Bordeaux Bay

Bordeaux Bay
Bordeaux Bay by Guernsey-based artist Tony Taylor

Friday, 30 October 2015


Here's a macabre little poem for Halloween Night, taken from my Noir collection. I hope it proves suitably eerie.


Dame gets in the cab. It’s midnight.
Gives me no address. Says: Just drive.
Can’t see her face but that’s okay.
To be polite, I say: Nice night.
No reply. She don’t seem alive.
Then I smell lilies and damp clay.

You know that feeling, when you wake
at night, like someone’s in the room.
You sense a loathsomeness descend.
I get that now. I try to brake
but the cab won’t stop. It’s a tomb,
ice cold. My hair stands up on end.

I hug the wheel, do as I’m told,
glance in the mirror, tempting fate.
Her face is skeletal and drawn,
her garments wear a layer of mold.
Turn here, she says. The graveyard gate
stands open. I look back, she’s gone.

Thursday, 29 October 2015


This being an Equal Opportunities blog, it seem only fair, since Vampires have already featured in the run-up to Halloween, that a different "Creature of the Night" has a chance to cause a chill (or perhaps a chuckle).
This particular flash fiction was first published last year at Halloween and he's back again.
I can't promise he won't turn up again next year. 


Gordon was too macho to go to the doctor when the dog bit him on that Halloween. No doctor, no tetanus.  Shit happens and the bite wasn’t serious.  
The dog itself didn’t seem particularly serious either: a big ungainly mutt with a daft expression, wearing the remnants of a suit and tie.  The clothing puzzled Gordon.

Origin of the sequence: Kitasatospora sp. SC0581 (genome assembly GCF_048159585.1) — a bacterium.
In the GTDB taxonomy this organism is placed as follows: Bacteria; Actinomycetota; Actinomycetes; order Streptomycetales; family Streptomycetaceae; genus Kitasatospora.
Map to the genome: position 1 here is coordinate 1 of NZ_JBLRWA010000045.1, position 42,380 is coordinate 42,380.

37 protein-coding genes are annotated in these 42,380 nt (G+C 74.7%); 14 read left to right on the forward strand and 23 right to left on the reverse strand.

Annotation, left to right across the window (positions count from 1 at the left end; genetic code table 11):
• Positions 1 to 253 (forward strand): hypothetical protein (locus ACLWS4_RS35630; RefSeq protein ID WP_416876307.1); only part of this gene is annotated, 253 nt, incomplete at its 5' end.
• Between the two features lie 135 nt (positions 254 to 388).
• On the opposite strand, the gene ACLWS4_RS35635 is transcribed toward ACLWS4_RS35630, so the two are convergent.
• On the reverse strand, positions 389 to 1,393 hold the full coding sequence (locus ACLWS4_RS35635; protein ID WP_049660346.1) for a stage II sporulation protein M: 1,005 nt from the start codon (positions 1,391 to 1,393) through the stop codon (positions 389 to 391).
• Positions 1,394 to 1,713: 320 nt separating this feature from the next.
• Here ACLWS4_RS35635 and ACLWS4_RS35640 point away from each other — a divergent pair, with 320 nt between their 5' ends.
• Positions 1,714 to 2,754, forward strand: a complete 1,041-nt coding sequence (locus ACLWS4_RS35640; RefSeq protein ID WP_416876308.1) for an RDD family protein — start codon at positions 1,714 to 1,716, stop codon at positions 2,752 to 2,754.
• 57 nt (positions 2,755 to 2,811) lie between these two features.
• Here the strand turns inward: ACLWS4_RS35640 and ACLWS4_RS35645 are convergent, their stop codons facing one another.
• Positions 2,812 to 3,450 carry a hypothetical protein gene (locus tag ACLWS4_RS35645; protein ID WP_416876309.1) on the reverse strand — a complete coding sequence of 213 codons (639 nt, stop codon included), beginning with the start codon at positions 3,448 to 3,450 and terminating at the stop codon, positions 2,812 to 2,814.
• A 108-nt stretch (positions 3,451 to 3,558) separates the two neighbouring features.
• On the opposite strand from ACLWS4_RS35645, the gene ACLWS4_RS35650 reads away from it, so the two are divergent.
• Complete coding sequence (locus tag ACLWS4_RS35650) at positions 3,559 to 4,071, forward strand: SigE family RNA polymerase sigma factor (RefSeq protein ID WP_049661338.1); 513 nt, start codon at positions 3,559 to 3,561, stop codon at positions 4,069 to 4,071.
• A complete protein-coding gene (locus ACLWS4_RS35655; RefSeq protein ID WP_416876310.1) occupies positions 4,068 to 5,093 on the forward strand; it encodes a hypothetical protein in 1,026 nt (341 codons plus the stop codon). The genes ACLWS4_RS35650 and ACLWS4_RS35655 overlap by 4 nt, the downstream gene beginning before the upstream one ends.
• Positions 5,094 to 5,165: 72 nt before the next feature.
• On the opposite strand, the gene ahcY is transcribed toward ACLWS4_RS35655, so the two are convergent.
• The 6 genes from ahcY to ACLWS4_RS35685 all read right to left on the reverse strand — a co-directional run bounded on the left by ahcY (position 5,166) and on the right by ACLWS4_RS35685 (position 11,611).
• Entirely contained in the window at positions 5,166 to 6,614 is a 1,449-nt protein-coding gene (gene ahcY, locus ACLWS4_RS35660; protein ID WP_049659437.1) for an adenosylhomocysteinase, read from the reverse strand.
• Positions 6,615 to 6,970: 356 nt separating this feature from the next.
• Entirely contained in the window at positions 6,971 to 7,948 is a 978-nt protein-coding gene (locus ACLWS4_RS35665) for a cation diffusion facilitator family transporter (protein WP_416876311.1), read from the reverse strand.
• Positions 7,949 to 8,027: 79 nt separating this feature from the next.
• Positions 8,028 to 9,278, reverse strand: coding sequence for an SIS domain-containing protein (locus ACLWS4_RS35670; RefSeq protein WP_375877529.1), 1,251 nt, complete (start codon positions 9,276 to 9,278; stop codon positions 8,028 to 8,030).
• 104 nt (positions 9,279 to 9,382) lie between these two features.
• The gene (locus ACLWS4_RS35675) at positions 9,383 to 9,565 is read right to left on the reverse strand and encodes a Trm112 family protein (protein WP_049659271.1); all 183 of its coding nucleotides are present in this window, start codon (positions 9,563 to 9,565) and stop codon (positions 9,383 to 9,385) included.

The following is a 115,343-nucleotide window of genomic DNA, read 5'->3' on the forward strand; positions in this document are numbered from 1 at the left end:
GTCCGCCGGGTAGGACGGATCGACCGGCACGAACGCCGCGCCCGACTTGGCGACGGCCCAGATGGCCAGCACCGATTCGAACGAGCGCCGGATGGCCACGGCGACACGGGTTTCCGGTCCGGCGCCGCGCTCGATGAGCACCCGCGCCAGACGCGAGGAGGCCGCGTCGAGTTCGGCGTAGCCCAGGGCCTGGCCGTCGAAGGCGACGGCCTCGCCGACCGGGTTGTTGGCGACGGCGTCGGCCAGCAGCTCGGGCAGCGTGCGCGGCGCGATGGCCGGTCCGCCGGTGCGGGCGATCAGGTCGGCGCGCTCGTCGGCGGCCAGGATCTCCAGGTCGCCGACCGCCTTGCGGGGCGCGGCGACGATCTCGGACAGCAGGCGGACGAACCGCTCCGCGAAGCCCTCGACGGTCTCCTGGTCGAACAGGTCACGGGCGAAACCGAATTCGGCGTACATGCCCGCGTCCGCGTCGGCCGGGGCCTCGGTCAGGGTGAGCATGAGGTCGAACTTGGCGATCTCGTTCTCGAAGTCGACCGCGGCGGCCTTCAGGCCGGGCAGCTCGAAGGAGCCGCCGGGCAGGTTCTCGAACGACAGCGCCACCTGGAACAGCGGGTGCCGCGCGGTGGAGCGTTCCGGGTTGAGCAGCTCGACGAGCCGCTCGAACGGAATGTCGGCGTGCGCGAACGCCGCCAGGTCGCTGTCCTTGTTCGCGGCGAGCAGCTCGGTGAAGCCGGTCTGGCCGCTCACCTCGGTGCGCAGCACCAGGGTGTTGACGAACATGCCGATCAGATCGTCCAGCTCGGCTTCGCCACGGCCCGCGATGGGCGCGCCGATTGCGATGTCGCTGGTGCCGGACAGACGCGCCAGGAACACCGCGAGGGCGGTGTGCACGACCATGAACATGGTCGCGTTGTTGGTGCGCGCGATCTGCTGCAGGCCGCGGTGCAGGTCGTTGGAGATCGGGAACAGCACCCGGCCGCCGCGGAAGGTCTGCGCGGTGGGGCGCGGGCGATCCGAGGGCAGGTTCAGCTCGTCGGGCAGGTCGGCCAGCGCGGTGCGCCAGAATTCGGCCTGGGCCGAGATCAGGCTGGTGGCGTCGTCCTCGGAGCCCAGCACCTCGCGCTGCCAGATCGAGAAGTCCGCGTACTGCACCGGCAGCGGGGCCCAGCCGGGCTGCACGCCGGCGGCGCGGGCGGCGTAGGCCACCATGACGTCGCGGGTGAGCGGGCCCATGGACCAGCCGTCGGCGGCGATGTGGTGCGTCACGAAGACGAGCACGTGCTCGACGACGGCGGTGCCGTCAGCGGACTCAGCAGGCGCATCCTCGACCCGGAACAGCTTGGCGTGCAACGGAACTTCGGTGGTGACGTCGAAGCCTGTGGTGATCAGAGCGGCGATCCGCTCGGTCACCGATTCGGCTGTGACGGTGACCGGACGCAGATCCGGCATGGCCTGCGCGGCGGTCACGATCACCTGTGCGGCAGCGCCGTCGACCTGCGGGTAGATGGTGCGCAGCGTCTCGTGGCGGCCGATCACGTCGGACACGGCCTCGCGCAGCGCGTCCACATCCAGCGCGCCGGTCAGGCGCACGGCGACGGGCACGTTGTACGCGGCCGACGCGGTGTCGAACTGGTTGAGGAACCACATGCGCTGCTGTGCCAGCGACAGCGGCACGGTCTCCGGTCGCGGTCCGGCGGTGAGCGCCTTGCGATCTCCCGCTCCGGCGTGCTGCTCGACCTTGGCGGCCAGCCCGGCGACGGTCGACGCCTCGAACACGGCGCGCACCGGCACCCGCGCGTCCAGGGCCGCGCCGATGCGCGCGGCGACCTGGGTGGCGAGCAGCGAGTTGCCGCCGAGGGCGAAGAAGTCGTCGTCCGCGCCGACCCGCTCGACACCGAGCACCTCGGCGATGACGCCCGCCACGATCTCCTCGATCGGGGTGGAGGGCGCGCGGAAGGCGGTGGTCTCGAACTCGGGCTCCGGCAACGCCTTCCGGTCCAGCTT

At home he bathed the wound with disinfectant.  Neat puncture marks.  Nothing to worry about.  
Worry set in a week later when the moon was full.  Hair sprouted on Gordon’s hands; his teeth became fangs; a reckless hunger overwhelmed him. Stumbling outdoors in pyjamas, he bounded across the Common, driven by an instinct beyond his control.  
What’s happening to me? he howled.  And howled and howled and howled. 

Tuesday, 27 October 2015


With Halloween just round the corner, let's get in the mood with a vampire poem.
Film buffs will note that the image below is not from F W Murnau's 1922 film, Nosferatu, but instead from the 1979 remake by Werner Herzog, starring the inimitable Klaus Kinski. 


From sleep of years or merely hours,
they waken, pale throats parchment dry,                      
possessed of hunger that devours.

Each an emerging butterfly, 
they crawl from caskets on all fours